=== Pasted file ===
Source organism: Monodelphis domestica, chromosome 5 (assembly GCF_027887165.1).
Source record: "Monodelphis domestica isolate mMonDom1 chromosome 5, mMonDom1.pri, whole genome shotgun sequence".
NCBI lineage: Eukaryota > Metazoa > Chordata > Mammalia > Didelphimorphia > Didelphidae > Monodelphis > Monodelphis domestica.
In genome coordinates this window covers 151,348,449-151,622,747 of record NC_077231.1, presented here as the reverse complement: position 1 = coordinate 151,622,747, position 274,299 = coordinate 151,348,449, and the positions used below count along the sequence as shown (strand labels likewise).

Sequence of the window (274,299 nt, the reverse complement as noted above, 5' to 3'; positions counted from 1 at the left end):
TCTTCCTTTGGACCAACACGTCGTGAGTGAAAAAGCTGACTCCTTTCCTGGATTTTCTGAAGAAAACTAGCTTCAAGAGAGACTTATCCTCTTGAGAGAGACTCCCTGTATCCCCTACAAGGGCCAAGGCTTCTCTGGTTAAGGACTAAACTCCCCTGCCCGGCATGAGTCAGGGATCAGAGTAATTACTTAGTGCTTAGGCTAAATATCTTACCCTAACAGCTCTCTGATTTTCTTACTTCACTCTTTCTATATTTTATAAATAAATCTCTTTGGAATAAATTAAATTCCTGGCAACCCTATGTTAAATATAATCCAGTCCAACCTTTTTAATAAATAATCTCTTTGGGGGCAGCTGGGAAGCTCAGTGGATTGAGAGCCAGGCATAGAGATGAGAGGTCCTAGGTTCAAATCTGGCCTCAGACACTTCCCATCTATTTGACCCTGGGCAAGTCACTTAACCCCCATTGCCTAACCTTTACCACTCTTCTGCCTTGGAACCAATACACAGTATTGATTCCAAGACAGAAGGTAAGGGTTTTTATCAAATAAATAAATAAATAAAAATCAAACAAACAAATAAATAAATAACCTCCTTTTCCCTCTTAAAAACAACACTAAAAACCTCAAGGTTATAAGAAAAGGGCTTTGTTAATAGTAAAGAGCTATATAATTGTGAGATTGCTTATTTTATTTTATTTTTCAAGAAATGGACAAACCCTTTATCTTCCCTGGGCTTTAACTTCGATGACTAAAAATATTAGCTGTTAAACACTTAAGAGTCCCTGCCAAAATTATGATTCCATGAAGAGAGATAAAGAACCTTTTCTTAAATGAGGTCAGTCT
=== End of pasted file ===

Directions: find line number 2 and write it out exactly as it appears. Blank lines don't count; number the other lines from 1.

Source record: "Monodelphis domestica isolate mMonDom1 chromosome 5, mMonDom1.pri, whole genome shotgun sequence".